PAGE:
business development, and marketing takes many different forms. So I tell people, if you don’t want to go to Bar Association events, or getting involved and not for profits, and sitting on boards and meeting people, there are other ways that you can mark it. One of the best ways, I think, is to write articles, to perform in a podcast, to become, you know, in concentrate in your area of expertise. So I think there’s, there’s many people out there that just don’t like to be out and about and hustling and bustling, in terms of meeting people, but they can certainly, you know, be effective marketers and business developers, by writing by participating and you know, by building a good reputation, because the foundation and the part and parcel of being a great networker business developers, you have to be a very good lawyer. That’s the first thing. Yeah, and I tell all young lawyers that the first five years to 10 years of your practice, you can you can sort of work on the marketing and the business development, but you have to become a good lawyer, because people are going to hire somebody that can satisfy their needs, their legal needs. You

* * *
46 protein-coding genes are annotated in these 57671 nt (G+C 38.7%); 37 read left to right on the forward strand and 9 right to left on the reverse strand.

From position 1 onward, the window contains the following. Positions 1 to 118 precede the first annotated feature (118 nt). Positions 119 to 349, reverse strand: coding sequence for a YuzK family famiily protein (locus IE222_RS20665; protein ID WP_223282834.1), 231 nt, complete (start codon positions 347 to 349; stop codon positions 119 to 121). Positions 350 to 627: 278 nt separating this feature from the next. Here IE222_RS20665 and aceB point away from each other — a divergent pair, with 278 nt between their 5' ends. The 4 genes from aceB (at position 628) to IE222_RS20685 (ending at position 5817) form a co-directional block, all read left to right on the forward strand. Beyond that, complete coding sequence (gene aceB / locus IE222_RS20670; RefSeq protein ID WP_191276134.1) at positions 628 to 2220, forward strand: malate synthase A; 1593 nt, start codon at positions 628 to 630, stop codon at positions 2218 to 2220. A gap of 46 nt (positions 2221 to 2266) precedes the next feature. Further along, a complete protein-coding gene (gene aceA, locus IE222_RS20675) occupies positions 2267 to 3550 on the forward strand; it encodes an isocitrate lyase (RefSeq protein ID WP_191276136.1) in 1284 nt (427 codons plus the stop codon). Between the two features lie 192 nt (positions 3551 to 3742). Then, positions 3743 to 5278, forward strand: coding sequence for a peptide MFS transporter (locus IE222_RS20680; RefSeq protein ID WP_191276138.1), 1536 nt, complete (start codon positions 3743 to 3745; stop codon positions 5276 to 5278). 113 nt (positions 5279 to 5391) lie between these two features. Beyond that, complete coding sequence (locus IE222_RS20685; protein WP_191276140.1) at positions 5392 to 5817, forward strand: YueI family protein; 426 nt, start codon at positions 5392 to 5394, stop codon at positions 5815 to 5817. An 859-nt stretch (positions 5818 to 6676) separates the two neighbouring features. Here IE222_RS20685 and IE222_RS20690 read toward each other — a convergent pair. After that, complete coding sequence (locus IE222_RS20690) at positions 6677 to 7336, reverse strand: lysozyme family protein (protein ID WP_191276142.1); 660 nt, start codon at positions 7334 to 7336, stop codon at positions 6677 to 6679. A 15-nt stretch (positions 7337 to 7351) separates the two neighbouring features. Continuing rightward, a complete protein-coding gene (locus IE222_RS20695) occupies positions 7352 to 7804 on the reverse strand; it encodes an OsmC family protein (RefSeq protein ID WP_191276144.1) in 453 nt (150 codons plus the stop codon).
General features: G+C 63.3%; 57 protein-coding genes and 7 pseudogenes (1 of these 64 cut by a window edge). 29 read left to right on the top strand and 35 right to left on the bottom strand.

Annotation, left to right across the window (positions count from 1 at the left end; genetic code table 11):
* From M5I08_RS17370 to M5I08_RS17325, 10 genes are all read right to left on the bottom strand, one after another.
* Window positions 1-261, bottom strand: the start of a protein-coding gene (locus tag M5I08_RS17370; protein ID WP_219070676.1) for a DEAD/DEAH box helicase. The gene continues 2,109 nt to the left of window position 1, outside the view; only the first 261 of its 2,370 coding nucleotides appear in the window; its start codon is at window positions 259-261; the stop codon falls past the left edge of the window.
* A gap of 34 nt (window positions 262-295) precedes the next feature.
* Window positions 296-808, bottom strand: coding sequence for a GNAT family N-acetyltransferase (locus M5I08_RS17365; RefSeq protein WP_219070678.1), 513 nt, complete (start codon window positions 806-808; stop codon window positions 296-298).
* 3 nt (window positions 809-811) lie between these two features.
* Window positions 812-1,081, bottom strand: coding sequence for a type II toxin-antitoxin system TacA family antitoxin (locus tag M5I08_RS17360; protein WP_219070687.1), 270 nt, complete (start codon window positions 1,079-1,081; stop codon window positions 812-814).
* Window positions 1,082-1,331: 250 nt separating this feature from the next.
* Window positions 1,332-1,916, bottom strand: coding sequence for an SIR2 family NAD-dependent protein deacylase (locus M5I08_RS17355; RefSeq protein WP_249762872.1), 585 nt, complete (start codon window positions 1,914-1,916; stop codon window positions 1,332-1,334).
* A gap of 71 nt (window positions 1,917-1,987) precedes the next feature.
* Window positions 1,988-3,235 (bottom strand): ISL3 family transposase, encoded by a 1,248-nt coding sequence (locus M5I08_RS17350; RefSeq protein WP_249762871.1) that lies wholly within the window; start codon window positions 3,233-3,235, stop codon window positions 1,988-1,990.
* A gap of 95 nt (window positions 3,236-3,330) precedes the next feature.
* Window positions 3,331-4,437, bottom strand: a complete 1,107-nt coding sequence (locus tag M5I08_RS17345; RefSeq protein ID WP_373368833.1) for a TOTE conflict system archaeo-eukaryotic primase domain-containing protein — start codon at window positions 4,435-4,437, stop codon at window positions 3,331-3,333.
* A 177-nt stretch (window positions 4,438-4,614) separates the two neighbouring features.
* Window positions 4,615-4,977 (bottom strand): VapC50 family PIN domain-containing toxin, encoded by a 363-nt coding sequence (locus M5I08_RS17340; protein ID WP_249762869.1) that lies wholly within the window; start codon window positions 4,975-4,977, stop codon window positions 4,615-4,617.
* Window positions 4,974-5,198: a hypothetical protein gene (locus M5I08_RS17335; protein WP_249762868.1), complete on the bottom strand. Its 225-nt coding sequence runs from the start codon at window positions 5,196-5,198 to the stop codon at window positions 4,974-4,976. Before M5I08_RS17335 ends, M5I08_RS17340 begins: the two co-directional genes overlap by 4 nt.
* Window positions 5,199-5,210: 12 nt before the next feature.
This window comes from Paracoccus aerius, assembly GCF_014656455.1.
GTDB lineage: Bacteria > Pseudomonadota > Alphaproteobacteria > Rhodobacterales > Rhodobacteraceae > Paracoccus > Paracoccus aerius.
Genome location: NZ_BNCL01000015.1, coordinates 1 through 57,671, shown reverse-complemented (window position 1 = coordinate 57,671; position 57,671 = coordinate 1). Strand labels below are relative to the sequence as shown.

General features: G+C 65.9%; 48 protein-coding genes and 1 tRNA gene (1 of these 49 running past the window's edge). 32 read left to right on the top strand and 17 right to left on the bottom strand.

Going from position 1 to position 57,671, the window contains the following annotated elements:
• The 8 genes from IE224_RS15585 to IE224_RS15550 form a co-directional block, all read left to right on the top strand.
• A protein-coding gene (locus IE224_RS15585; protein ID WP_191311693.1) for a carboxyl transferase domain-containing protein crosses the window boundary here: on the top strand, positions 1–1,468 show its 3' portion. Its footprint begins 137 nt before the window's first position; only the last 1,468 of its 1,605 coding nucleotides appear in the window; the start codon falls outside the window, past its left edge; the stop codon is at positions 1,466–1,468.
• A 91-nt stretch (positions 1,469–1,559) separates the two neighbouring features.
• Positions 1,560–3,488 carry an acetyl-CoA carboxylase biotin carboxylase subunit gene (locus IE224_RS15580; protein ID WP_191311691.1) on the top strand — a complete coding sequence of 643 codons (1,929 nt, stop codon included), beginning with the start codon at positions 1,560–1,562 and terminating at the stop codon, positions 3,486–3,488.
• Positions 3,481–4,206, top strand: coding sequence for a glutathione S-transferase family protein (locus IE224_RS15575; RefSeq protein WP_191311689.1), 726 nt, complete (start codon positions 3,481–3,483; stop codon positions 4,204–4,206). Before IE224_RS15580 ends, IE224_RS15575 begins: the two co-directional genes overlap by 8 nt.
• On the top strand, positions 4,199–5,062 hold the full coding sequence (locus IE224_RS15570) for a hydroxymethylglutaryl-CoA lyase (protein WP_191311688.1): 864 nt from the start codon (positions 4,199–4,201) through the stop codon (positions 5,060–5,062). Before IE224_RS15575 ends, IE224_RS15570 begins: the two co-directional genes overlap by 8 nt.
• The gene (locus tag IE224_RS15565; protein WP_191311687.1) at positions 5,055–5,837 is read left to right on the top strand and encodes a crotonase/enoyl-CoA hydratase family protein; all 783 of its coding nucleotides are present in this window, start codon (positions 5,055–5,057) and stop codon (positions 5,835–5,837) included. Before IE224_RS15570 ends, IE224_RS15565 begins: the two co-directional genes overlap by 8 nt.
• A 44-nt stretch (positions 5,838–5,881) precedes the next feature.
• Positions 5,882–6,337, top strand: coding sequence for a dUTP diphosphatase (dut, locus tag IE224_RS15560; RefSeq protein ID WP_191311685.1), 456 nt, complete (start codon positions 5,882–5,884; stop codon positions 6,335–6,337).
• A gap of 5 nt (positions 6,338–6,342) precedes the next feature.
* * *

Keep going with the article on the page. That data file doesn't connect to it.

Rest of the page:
Steve Fretzin  [08:49]

know, I’ll just add, for the people that are uncomfortable with business development and going out and networking meeting people, a lot of it has to do with it feeling like a waste of time, because you don’t really know what to do or what to say or how to approach it. And a lot of that is learned. So learn from a mentor, like John, learn from me, listen to the show, read a book, get a coach, get an advisor, whatever. But these are things that can be that you can flip. I mean, one of my favorite things to do, John is to take a really introverted IP attorney, or someone that just really is anti business development and flip them like To me that’s like, you know, I can take someone like you and make them better. But but that’s already someone that’s that’s drunk that’s had the Kool Aid drunk the Kool Aid. It’s someone that has a negative attitude about if I can flip that person. Well, that’s, that’s really interesting.


John Sciaccotta  [09:38]